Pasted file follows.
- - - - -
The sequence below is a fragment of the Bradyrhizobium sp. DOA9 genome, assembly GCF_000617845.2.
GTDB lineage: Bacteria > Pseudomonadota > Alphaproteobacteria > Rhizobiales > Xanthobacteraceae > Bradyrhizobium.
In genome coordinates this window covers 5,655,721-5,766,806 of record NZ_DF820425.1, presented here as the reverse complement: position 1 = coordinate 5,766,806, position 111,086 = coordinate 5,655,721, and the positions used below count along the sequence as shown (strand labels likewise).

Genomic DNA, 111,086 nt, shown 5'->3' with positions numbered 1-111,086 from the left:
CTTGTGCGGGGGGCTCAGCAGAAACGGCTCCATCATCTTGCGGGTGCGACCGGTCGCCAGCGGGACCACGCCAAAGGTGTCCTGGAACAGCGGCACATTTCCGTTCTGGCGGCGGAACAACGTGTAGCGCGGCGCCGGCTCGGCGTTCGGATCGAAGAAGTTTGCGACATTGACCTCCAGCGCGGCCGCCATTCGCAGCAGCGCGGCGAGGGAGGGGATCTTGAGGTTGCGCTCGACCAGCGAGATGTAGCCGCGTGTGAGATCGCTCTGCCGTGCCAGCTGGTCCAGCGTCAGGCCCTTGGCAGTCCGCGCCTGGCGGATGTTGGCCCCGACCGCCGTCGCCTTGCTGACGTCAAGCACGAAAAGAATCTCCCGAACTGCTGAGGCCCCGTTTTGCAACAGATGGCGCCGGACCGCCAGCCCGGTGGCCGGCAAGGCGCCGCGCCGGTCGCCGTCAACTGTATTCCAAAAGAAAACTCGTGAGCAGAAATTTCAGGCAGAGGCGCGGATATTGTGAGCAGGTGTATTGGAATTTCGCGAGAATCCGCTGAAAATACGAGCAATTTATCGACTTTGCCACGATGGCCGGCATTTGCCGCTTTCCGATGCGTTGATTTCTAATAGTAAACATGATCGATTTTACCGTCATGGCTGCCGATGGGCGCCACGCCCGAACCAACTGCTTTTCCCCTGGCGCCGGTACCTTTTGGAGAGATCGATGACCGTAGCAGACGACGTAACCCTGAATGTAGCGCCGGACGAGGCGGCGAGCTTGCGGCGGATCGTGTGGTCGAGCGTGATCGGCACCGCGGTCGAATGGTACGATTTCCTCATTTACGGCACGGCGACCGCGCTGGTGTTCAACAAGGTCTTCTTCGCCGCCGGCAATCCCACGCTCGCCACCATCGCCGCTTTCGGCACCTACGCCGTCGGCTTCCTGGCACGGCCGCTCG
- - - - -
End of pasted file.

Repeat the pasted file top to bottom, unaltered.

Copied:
The sequence below is a fragment of the Bradyrhizobium sp. DOA9 genome, assembly GCF_000617845.2.
GTDB lineage: Bacteria > Pseudomonadota > Alphaproteobacteria > Rhizobiales > Xanthobacteraceae > Bradyrhizobium.
In genome coordinates this window covers 5,655,721-5,766,806 of record NZ_DF820425.1, presented here as the reverse complement: position 1 = coordinate 5,766,806, position 111,086 = coordinate 5,655,721, and the positions used below count along the sequence as shown (strand labels likewise).

Genomic DNA, 111,086 nt, shown 5'->3' with positions numbered 1-111,086 from the left:
CTTGTGCGGGGGGCTCAGCAGAAACGGCTCCATCATCTTGCGGGTGCGACCGGTCGCCAGCGGGACCACGCCAAAGGTGTCCTGGAACAGCGGCACATTTCCGTTCTGGCGGCGGAACAACGTGTAGCGCGGCGCCGGCTCGGCGTTCGGATCGAAGAAGTTTGCGACATTGACCTCCAGCGCGGCCGCCATTCGCAGCAGCGCGGCGAGGGAGGGGATCTTGAGGTTGCGCTCGACCAGCGAGATGTAGCCGCGTGTGAGATCGCTCTGCCGTGCCAGCTGGTCCAGCGTCAGGCCCTTGGCAGTCCGCGCCTGGCGGATGTTGGCCCCGACCGCCGTCGCCTTGCTGACGTCAAGCACGAAAAGAATCTCCCGAACTGCTGAGGCCCCGTTTTGCAACAGATGGCGCCGGACCGCCAGCCCGGTGGCCGGCAAGGCGCCGCGCCGGTCGCCGTCAACTGTATTCCAAAAGAAAACTCGTGAGCAGAAATTTCAGGCAGAGGCGCGGATATTGTGAGCAGGTGTATTGGAATTTCGCGAGAATCCGCTGAAAATACGAGCAATTTATCGACTTTGCCACGATGGCCGGCATTTGCCGCTTTCCGATGCGTTGATTTCTAATAGTAAACATGATCGATTTTACCGTCATGGCTGCCGATGGGCGCCACGCCCGAACCAACTGCTTTTCCCCTGGCGCCGGTACCTTTTGGAGAGATCGATGACCGTAGCAGACGACGTAACCCTGAATGTAGCGCCGGACGAGGCGGCGAGCTTGCGGCGGATCGTGTGGTCGAGCGTGATCGGCACCGCGGTCGAATGGTACGATTTCCTCATTTACGGCACGGCGACCGCGCTGGTGTTCAACAAGGTCTTCTTCGCCGCCGGCAATCCCACGCTCGCCACCATCGCCGCTTTCGGCACCTACGCCGTCGGCTTCCTGGCACGGCCGCTCG